Wednesday, July 09, 2003

WJSV History by Jim Snyder

by James Snyder

(I want to personally thank James Snyder for sending me this. I think this is probably the most accurate history of WTOP's beginnings that you'll ever see. -Lee)

I've done quite a bit of work on the early years of what became WTOP,
and I noted the Peter O'Reilly email about who first owned the
station and the meaning of WJSV. I can shed some light on both.

The Twentieth District Regular Republican Club of Brooklyn, NY put
station WTRC on the air in 1926. While it might seem a simple case
of a Republican committee having a radio station, it is part of a
much larger story. The Republican party in New York City was locked
in a battle for control between the mainstream Republicans and
members of the resurgent Ku Klux Klan, who at the time controlled
political parties in a number of states and was attempting to take
control of Brooklyn and New York City politics, since as went NYC so
went New York State. The Republican party in Brooklyn was organized
into several dozen Districts, each District responsible for putting
forth candidates and bringing in public support in elections. The
Klan was systematically taking control of each District's governing
boards. The Twentieth District was one of the largest, most powerful
and well funded.

WTRC was put on the air by the Klan faction that had taken control of
the Twentieth District Republicans. WTRC stands for "Twentieth
Republican Club". It was funded and run by James S. Vance and his
publication, "The Fellowship Forum". The subheading of "The
Fellowship Forum" is "The Voice of the Ku Klux Klan in America".

During 1927 there was a severe legal and public backlash against the
Klan and its cronies in the Republican Party throughout the nation.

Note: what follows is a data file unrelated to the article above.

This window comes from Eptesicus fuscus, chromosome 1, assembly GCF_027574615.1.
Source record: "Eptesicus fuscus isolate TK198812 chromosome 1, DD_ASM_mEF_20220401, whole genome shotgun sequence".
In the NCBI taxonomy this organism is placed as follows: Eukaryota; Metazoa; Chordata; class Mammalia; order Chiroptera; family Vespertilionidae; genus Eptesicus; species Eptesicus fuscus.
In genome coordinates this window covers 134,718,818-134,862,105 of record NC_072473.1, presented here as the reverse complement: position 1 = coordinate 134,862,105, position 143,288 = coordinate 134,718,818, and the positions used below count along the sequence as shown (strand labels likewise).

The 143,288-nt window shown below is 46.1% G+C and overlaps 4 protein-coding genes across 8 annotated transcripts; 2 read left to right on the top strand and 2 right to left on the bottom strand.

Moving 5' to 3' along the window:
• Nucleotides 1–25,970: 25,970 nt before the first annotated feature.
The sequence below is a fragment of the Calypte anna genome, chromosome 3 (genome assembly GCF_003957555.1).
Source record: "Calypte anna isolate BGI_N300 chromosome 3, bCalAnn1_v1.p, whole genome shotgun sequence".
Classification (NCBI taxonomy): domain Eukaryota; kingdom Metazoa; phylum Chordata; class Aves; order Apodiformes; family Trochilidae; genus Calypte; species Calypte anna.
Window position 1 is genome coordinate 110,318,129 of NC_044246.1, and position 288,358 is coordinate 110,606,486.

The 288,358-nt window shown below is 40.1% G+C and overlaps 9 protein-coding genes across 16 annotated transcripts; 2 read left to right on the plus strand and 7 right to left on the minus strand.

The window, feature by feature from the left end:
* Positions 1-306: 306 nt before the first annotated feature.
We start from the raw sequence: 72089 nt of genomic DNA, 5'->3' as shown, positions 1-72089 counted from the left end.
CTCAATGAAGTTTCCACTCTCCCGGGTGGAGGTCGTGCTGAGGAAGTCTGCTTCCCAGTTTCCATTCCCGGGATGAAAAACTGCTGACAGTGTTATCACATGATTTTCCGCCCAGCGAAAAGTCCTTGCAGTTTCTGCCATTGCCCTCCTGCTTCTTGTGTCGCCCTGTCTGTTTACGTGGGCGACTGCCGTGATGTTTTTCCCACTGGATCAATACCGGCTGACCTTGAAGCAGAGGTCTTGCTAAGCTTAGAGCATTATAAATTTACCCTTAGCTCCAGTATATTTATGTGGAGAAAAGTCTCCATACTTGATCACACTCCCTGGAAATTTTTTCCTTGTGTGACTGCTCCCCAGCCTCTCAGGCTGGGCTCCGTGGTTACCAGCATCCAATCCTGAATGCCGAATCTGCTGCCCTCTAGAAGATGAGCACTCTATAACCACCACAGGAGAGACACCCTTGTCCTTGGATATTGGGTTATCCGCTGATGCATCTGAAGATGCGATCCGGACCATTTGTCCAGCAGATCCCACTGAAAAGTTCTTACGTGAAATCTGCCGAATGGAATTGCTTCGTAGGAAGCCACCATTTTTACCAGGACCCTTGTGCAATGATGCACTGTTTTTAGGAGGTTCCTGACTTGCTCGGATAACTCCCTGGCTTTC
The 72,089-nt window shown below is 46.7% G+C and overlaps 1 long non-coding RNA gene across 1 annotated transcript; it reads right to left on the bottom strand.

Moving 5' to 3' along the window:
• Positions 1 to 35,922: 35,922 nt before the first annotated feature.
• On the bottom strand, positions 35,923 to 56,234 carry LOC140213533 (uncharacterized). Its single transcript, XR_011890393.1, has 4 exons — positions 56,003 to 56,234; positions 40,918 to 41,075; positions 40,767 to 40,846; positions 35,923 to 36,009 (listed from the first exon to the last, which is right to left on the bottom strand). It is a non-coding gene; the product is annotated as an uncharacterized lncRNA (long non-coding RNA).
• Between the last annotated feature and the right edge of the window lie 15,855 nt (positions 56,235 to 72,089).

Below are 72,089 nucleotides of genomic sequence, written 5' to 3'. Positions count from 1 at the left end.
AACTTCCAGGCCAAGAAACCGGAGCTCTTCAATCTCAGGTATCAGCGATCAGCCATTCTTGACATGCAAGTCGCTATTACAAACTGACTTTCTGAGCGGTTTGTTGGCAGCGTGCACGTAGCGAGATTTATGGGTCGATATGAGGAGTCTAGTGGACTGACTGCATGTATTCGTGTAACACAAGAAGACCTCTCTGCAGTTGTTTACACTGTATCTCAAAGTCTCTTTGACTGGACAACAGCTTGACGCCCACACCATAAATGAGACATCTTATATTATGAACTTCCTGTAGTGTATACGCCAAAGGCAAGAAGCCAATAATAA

There was quite a bit of heat being put on the Republicans in
Brooklyn who were seen as Klan cronies, so one of the first actions
the Klan faction was to transfer the station out of New York. There
was a second reason I believe encouraged them to move, and that is
the coming of the Federal Radio Commission. In 1927 there was a move
afoot to regulate radio, which would mean the shut down of hundreds
of radio stations that were interfering with each other since they
all operated on two frequencies. I have found no references to
potential regulation being a factor in the move, but many stations
were trying this method to stay alive in the months before the
Federal Radio Commission came into being.

The station was moved to Mount Vernon Hills, VA in 1927, and the call
letters were changed to WTFF, for "The Fellowship Forum". Within a
year, the call letters were changed again to WJSV, named for James S.
Vance, the publisher of "The Fellowship Forum" and a Grand Wizard of
the Ku Klux Klan in Virginia. Given that one of the Klan's primary
arguments was Christian (in other words, Protestant) purity, I
wouldn't be surprised if Mr. Vance put forth the "Jesus Saves
Virginia" slogan so the station didn't seem quite such a personal
exercise in ego.

Mount Vernon Hills was not an ideal spot for a 50 watt radio station,
so Mr. Vance started to invest in a 10,000 watt station on 1460 in
1928. He quickly realized how expensive such an undertaking would be
and that his daily program of religious programming wouldn't pay for
the electricity, so he quickly worked a deal with the new Columbia
Broadcasting System to become the primary station for CBS in
Washington, DC. CBS would take over all programming and engineering
costs for the operation of the station, with an option to renew or
purchase the station after five years.

The FCC file implies that CBS quickly realized they were in bed with
the Klan, and negotiations started in 1931 to purchase the station &
license outright by CBS, which they did.

CBS also quickly realized the value of WJSV as their originating
station in the nation's capital and moved the transmitter to Potomac
Yards in Alexandria in 1930 to boost power and improve the coverage
pattern, then to Wheaton in 1940 due to the construction of National
Airport and the expansion of the RF&P Potomac Yards switching yard.

The station kept the call letters until 1943, when Frank Stanton paid
$60,000 to the Tiffen, Ohio Police for the call letters "WTOP".

I hope this helps. Keep up the good work!

James Snyder

* James Snyder
* Radio / TV / HDTV / digital TV / Film
* Engineering, Operations & Production specialist
* - email
* (eMac G4/800)
* Communications is my work; its history my passion.


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